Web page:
Preserving the Television Archive

Preserving the Television Archive

An interview with Adrian Williams, BBC Preservation Manager

Adrian Williams, the BBC's Preservation Manager, explains how the BBC keeps its archive safe for future generations to enjoy.


Why was videotape invented?

The pace of videotape development really started to pick up in the '50s, when the American military wanted a media to spy on the Russians, primarily. And they wanted something they could put on boats and ships that was portable, and they could fly over a theatre of war and capture the enemy's radio signals. And videotape fulfilled this. Obviously technology like this is very usable for a number of people, and broadcasters saw it as something that they could evolve into a usable production tool. When videotape was introduced into the BBC back in the '60s it was very expensive. The machine to replay it on was the price of a very expensive Rolls Royce, and the tape itself cost the price of a Mini. And here we have a representation of tapes through the ages.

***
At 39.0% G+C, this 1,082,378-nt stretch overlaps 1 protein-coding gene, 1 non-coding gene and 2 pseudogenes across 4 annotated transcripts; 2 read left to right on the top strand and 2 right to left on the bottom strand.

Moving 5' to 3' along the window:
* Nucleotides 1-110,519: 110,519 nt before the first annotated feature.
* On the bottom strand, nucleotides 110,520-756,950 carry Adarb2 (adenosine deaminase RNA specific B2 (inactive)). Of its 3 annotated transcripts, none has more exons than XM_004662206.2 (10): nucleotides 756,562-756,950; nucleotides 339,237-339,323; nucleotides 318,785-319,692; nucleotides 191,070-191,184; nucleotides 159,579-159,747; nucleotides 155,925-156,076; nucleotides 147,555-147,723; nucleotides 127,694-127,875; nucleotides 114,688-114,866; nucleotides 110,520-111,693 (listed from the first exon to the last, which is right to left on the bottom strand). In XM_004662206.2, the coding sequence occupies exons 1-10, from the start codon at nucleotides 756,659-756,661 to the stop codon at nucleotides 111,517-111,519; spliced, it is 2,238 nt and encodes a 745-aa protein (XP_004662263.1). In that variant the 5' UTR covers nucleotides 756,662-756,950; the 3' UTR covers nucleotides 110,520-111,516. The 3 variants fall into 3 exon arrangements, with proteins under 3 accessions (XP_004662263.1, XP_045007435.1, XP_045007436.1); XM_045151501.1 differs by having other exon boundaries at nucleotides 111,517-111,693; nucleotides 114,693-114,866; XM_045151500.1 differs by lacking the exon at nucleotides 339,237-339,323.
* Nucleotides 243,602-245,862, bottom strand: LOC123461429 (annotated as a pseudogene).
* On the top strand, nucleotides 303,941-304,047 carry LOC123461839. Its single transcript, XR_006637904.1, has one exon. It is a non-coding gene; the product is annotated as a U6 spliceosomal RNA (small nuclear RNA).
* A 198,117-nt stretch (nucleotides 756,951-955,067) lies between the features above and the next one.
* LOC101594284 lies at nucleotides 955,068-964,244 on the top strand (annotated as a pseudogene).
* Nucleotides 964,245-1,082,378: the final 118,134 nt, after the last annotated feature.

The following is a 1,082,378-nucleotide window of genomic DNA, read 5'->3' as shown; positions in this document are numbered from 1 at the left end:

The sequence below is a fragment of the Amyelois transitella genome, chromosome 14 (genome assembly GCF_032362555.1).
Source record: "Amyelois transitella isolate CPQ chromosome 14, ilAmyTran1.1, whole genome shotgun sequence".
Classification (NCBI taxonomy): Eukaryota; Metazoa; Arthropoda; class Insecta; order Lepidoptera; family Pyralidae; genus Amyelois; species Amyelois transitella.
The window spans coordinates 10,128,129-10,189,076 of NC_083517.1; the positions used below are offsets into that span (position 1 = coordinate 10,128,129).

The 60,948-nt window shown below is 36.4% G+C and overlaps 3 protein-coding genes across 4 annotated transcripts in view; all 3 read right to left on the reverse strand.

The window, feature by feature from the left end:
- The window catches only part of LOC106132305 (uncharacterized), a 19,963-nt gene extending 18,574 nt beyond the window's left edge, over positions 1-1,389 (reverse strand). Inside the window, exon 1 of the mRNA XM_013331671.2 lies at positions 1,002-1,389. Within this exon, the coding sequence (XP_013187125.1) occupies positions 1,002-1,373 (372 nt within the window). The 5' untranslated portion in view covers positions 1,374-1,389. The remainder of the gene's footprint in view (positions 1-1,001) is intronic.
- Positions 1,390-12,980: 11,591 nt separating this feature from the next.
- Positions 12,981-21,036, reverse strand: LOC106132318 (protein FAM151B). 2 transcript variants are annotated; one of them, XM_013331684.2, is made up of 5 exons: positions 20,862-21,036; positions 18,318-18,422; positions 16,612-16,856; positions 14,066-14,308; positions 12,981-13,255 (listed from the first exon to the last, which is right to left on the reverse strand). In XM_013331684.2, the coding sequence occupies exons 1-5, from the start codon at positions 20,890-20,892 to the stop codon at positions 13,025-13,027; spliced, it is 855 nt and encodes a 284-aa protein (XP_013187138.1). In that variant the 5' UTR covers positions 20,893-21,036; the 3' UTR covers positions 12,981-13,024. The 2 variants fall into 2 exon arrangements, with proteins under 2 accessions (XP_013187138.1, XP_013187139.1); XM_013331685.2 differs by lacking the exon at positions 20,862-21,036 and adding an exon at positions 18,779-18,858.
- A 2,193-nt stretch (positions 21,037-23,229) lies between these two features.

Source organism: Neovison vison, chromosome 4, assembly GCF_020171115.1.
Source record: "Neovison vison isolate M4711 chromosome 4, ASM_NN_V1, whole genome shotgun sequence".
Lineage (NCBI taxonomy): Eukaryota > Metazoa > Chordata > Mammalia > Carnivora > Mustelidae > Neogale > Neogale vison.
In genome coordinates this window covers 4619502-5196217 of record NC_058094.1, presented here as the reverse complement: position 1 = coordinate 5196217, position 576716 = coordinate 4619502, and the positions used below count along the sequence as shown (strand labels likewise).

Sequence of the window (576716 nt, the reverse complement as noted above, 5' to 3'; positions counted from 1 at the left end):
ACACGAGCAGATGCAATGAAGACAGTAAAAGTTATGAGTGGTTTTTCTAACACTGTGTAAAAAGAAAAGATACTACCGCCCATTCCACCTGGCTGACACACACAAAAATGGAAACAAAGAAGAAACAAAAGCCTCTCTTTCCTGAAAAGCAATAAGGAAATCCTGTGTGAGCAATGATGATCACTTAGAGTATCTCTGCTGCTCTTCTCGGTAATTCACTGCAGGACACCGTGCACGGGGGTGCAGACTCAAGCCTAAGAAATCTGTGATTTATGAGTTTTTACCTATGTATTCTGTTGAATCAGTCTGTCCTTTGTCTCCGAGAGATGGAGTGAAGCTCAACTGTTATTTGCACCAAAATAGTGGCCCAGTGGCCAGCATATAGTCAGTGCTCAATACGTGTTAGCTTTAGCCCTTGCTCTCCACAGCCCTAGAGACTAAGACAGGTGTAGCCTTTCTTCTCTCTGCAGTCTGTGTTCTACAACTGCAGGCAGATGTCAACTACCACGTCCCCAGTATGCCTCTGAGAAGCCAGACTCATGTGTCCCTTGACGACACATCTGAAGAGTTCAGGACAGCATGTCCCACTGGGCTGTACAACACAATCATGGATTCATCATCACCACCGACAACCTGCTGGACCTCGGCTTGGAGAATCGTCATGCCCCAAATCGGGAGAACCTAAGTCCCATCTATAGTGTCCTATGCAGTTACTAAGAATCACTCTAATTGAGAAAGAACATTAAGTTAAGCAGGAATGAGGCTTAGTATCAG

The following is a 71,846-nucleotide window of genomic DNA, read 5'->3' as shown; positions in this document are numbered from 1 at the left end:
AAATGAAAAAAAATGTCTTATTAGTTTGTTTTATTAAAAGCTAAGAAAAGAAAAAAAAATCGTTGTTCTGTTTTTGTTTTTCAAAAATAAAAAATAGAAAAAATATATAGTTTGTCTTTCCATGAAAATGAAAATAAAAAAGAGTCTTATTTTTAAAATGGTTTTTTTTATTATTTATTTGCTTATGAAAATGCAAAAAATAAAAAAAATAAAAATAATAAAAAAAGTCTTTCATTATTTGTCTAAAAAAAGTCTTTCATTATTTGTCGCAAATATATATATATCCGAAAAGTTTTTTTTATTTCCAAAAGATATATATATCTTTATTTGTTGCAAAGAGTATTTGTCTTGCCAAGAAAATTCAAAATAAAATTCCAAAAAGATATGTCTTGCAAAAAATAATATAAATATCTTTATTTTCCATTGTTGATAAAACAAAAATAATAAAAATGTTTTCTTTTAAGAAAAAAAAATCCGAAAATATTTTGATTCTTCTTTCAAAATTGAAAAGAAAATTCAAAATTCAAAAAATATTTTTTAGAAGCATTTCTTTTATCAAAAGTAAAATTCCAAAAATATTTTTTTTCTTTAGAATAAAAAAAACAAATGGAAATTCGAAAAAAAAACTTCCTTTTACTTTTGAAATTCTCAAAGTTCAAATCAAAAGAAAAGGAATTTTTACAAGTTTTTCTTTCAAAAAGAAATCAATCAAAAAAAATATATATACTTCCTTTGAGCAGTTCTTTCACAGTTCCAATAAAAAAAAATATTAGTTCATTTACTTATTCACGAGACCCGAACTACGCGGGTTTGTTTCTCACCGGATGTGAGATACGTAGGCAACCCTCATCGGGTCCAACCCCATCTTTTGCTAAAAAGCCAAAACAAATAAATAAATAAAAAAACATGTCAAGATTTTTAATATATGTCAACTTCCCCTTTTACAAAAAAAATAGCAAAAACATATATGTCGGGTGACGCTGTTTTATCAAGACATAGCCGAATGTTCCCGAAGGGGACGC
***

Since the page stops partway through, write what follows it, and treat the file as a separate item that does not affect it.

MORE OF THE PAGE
It started in the '60s with the two-inch tape, which is quite a monster. I can barely pick that one up. Then we move down the formats to one-inch videotape that lasted through until the '90s. We then go through a selection of tape cassette formats, bringing us up to the present day, with some of the smaller family of tapes. And we're now to a point where it's pence rather than pounds.

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